Ultimately, at small-enough dimensions, physical effects
lose the continuity that our crude senses give them. Movie frames
flashed before our eyes at twenty-four frames per second seem
continuous, yet the quantum nature of film is well established.
The mind cannot comprehend a substance that has simultaneous
natures of both particle and wave. It is not like mixing black and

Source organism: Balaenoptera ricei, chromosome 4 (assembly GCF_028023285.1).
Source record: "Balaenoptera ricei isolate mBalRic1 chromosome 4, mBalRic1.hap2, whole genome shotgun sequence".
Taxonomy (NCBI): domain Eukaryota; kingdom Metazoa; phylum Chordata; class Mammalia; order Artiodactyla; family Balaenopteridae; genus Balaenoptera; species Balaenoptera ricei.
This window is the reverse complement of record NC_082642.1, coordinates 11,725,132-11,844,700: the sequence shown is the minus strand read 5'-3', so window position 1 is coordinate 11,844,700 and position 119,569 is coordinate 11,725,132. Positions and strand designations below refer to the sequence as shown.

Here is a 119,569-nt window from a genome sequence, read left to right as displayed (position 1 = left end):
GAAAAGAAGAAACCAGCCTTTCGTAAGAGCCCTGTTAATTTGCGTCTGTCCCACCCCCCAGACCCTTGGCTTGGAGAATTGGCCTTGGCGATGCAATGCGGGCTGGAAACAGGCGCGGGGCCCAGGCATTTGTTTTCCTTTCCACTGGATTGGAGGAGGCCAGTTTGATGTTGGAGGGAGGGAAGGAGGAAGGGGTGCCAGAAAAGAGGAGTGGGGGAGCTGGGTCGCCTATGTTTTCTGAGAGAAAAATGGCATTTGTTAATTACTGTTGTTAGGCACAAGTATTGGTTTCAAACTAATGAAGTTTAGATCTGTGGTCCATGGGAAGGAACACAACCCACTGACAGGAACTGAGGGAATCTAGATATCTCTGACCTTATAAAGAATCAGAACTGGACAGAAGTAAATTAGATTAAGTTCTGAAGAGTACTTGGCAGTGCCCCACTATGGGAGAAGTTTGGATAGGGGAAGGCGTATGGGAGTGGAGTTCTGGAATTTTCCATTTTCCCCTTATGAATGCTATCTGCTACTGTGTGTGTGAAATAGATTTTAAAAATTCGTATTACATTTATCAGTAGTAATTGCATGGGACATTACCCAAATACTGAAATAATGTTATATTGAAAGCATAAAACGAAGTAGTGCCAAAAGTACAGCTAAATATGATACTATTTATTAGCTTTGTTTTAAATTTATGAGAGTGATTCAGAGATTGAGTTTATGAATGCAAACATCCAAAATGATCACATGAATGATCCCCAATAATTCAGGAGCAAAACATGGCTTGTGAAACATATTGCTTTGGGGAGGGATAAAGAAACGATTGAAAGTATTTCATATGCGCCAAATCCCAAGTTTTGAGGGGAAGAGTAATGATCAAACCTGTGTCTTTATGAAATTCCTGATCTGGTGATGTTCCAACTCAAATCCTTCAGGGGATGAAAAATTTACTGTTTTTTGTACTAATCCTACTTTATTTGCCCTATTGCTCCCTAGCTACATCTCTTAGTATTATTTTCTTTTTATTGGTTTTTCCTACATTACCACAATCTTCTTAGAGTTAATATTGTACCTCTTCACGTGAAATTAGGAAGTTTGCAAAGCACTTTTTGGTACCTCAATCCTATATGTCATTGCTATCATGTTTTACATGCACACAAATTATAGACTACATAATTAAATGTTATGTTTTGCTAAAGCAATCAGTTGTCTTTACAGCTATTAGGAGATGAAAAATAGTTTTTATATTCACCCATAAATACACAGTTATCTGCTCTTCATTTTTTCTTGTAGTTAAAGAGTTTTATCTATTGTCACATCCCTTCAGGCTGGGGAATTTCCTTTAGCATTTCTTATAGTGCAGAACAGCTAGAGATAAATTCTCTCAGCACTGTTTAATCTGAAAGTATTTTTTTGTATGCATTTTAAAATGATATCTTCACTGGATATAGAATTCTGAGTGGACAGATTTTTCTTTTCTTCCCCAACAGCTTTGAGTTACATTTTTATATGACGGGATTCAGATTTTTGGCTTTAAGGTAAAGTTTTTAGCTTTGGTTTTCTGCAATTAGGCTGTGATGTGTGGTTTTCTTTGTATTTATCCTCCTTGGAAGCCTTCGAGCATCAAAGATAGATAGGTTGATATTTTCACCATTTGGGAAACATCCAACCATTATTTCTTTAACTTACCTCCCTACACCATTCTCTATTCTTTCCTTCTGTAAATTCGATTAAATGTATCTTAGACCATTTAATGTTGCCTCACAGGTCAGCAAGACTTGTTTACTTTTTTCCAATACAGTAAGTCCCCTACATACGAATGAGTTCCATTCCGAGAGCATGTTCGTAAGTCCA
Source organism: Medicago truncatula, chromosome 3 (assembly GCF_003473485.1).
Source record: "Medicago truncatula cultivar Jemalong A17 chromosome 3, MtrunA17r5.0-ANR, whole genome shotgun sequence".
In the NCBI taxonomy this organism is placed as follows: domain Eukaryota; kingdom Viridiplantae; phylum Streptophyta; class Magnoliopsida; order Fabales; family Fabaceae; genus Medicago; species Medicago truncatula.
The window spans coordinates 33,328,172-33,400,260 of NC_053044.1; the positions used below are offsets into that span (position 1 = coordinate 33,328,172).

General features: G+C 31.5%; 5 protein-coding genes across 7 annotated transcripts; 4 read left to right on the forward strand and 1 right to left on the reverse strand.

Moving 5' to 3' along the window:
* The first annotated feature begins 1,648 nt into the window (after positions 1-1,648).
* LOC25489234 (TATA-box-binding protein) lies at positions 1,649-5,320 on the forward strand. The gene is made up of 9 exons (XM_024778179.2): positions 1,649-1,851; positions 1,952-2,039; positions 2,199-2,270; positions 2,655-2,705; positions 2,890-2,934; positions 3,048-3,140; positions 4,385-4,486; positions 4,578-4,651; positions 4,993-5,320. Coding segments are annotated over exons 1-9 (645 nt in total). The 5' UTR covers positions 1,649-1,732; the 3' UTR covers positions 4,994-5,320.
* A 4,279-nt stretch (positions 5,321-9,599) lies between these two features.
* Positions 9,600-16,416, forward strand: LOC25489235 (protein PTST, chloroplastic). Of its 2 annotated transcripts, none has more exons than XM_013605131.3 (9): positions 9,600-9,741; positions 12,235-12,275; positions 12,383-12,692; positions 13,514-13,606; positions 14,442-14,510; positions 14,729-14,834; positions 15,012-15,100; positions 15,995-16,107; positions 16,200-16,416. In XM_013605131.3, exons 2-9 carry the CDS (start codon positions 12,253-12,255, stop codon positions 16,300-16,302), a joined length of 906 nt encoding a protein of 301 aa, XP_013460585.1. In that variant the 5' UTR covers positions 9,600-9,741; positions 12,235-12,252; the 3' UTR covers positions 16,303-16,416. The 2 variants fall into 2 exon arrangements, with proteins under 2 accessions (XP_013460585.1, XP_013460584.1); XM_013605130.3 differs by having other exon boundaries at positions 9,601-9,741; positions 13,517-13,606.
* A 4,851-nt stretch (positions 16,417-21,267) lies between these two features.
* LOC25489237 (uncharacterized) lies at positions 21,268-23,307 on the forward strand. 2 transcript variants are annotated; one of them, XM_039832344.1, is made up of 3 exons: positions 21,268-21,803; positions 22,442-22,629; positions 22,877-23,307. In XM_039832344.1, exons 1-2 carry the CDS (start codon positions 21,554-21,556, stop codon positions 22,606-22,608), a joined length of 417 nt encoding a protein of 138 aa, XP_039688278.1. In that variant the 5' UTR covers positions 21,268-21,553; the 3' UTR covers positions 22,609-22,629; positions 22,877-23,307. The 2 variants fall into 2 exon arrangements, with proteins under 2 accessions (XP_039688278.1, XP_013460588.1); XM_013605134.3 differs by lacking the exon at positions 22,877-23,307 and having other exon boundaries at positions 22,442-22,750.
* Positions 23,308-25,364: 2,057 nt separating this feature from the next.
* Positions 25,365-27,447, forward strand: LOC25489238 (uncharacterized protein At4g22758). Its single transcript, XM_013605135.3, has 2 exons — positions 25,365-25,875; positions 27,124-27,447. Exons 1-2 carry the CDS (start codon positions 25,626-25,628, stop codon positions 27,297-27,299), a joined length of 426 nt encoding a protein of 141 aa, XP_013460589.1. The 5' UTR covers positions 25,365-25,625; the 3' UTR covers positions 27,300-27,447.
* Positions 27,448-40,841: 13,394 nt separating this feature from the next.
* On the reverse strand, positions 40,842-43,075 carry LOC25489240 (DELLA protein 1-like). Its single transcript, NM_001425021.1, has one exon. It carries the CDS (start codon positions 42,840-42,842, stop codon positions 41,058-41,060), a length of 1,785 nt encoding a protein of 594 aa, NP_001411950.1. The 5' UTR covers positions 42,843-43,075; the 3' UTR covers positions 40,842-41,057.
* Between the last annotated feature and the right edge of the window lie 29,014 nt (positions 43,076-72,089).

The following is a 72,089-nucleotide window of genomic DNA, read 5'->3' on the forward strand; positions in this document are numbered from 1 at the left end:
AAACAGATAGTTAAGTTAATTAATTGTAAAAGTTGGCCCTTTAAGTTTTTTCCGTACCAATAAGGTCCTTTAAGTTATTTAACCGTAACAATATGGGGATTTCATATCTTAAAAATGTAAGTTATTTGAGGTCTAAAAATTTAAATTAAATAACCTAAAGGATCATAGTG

white, or reducing the squares of a vast checkerboard until we
cannot distinguish the pixels but see only a field of gray.
Werner Heisenberg taught that the probabilty of being in one
state or the other was not resolved until we measure it. Until it
hits the eye, light has a virtual existence as both particle and
wave. Could the same be true of space? If virtual particles
inevitably exist in the absence of particles, maybe it is the dark
energy that can explain the expansion of the universe.
See also in The book of science:
Readings on wikipedia: